Finally, three months ago BP disregarded commitments to its most important single partner in the world — AAR, with whom it produces a full quarter of its total global oil output — and signed a big accord to work with state-owned Rosneft. BP was contractually obliged to offer first-right-of-refusal for any deal on Russian soil to AAR. If the lapse was missed by AAR, BP would have managed one of the slickest maneuvers of recent years — just a few months after the worst oil spill in decades, it would have gotten a head start in the exploration of the Arctic Sea, which experts think contains most of the world’s remaining untapped oil and natural gas. Only, the oversight did not go unnoticed. AAR sued and won in European tribunals. The deal very much resembled a long list of Russia’s own trampling of contracts and shareholder rights, which the West has denounced for many years. In a nutshell, BP was in bed with the ultra-powerful Igor Sechin, and thought wrongly that his influence would trump its obligations to AAR. As of now, the BP-Rosneft deal is dead.

The final example is telling. After the monumental PR damage inflicted by Macondo, BP’s new CEO, Bob Dudley, who last July vowed to usher in a new age of responsibility, went straight out and personally negotiated and signed a flagrantly illegal contract, as two European tribunals have ruled.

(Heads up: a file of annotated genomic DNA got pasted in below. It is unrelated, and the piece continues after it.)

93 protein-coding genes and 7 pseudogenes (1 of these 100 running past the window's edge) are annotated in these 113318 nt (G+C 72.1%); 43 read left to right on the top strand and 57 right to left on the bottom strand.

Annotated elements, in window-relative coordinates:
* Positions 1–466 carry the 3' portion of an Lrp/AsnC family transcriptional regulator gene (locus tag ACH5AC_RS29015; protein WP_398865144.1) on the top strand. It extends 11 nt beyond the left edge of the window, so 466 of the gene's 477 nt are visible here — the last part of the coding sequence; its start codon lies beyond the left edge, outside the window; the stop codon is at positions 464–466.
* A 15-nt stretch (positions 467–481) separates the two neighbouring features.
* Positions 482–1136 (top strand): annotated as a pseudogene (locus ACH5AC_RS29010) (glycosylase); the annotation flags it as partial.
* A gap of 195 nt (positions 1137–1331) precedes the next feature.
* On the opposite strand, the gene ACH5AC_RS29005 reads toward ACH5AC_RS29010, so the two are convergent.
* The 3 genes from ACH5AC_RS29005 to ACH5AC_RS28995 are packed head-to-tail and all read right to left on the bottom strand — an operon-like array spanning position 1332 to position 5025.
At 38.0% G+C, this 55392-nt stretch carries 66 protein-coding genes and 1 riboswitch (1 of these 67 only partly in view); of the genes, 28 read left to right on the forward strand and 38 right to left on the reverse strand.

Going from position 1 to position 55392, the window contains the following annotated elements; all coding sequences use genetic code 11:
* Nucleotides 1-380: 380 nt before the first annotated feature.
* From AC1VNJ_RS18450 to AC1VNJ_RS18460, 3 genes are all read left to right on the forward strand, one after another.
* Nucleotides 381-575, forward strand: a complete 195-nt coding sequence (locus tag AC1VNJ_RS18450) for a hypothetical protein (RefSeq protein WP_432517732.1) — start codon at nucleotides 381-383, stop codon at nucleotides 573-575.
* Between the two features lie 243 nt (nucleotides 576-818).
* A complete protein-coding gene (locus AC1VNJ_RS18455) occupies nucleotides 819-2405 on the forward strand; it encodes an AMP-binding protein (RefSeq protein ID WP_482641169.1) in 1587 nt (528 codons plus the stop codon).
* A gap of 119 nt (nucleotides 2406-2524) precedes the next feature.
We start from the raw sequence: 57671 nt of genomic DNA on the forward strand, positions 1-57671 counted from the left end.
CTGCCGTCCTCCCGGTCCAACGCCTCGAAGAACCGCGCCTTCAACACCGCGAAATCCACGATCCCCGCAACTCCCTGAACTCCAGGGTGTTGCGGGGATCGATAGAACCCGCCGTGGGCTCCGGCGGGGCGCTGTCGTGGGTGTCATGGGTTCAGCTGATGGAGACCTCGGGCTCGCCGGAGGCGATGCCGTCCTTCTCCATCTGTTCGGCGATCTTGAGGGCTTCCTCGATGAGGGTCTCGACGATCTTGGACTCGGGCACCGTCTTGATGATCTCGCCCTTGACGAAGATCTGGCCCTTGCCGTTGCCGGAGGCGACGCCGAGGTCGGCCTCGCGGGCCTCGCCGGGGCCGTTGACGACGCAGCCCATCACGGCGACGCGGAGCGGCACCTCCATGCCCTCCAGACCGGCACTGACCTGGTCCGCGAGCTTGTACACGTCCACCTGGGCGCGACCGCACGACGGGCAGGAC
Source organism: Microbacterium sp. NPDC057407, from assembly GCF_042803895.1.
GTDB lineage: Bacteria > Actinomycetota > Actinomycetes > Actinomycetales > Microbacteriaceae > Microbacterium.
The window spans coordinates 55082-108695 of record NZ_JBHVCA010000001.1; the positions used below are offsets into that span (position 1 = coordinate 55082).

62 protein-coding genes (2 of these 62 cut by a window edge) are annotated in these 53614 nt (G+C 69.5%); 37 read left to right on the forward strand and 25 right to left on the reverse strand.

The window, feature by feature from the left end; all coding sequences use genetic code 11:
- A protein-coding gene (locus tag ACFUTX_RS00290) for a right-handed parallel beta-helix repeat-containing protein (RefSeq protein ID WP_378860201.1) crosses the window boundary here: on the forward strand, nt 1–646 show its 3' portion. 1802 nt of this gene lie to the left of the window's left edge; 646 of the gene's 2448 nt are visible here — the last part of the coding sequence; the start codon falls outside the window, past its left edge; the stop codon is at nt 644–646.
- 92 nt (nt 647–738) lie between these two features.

After each of the incidents above, BP has said it was just one of those things, and pledged to repent. Yet it has also sought the cover of the herd. Since Macondo, Dudley has suggested that there is a lesson for the entire industry, seriously irritating Exxon CEO Rex Tillerson. Why is Tillerson irritated? Because after Exxon’s own signature catastrophic accident two decades ago — the Valdez supertanker spill — the company instituted the tightest safety regime in the industry, and has suffered no recurrence. Tillerson thinks the problem is not systemic, but that of a single bad actor.

I’ve also written that the industry as a whole needs to sharpen its game, yet Tillerson has a point. In six years, we have three major accidents, market manipulation, and contract infidelity. One after another, three CEOs vowed yet failed to transform the system. About two weeks ago, BP shareholders overwhelmingly re-affirmed Dudley’s position as CEO.

The market has not been entirely supine. BP’s share price is still down by 22 percent since the April 20, 2010, Macondo spill. Yet the incident in Russia — which in my view raises serious questions of judgment and competence on the part of Dudley — has evoked barely a yawn. The share price has been essentially flat since the Rosneft deal was signed and went south.

Even if you do have hundreds of great people in the company, BP’s culture is extremely problematic. Short of serious criminality, laws do not permit a government-led off-with-his-head approach applied to bad dictators. As for a market response, one might ask what type of incident would trigger a company-changing selloff. The type that forces a lopping off of the entire top of the company, and a true transformation of the culture. Or its acquisition by a more responsible rival.

A second question is why shareholders are waiting.